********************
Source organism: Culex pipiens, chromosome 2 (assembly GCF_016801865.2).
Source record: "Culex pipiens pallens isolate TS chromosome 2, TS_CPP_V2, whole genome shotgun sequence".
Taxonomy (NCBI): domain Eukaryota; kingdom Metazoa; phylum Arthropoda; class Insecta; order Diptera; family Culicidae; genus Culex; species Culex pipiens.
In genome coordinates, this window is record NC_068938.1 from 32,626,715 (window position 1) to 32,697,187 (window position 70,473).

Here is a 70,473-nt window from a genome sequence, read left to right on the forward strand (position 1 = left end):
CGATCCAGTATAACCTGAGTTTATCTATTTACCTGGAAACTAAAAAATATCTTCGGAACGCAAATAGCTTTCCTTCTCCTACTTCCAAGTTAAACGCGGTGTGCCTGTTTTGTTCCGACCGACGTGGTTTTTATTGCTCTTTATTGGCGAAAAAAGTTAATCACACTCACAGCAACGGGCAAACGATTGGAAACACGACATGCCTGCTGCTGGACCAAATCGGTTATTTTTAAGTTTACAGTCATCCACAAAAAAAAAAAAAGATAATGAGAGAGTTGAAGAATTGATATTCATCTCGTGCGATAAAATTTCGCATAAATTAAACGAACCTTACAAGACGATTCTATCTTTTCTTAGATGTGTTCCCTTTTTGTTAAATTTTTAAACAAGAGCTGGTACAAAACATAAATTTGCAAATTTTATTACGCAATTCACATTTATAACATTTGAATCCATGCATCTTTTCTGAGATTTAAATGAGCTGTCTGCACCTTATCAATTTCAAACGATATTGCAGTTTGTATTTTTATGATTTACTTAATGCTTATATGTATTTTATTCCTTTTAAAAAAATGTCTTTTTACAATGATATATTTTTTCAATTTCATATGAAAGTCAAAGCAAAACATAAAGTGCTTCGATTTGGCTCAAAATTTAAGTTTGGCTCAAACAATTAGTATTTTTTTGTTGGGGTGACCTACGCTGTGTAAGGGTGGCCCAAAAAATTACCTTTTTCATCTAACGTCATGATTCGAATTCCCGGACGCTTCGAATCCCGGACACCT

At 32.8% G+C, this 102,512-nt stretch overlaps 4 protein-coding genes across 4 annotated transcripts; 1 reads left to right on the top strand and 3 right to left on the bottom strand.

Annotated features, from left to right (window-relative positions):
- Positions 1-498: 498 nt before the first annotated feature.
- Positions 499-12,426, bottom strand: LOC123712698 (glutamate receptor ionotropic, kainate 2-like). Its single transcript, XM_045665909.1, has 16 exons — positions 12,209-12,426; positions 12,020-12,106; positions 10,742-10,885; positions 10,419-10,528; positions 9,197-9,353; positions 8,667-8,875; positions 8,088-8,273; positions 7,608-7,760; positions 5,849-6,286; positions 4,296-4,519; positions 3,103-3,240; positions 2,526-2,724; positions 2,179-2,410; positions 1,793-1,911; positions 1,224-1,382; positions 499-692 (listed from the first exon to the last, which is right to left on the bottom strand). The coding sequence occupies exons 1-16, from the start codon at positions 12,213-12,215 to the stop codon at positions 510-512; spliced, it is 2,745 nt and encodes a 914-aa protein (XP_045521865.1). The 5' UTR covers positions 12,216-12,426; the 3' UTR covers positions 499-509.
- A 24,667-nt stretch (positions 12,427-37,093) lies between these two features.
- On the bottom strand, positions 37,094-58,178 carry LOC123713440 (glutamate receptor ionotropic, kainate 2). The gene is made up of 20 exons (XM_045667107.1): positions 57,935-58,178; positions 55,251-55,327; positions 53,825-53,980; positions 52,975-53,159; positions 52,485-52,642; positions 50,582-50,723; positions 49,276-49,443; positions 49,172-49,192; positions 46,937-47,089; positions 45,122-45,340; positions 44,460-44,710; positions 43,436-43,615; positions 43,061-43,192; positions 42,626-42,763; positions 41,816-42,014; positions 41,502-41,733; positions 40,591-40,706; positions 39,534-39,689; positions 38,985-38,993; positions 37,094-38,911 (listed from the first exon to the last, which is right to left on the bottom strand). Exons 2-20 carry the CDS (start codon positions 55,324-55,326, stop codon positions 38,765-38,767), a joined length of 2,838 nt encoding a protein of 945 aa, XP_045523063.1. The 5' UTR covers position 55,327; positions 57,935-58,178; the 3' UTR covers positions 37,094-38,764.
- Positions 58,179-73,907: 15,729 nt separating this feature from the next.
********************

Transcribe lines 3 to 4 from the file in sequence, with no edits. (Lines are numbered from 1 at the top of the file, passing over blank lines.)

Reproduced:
Taxonomy (NCBI): domain Eukaryota; kingdom Metazoa; phylum Arthropoda; class Insecta; order Diptera; family Culicidae; genus Culex; species Culex pipiens.
In genome coordinates, this window is record NC_068938.1 from 32,626,715 (window position 1) to 32,697,187 (window position 70,473).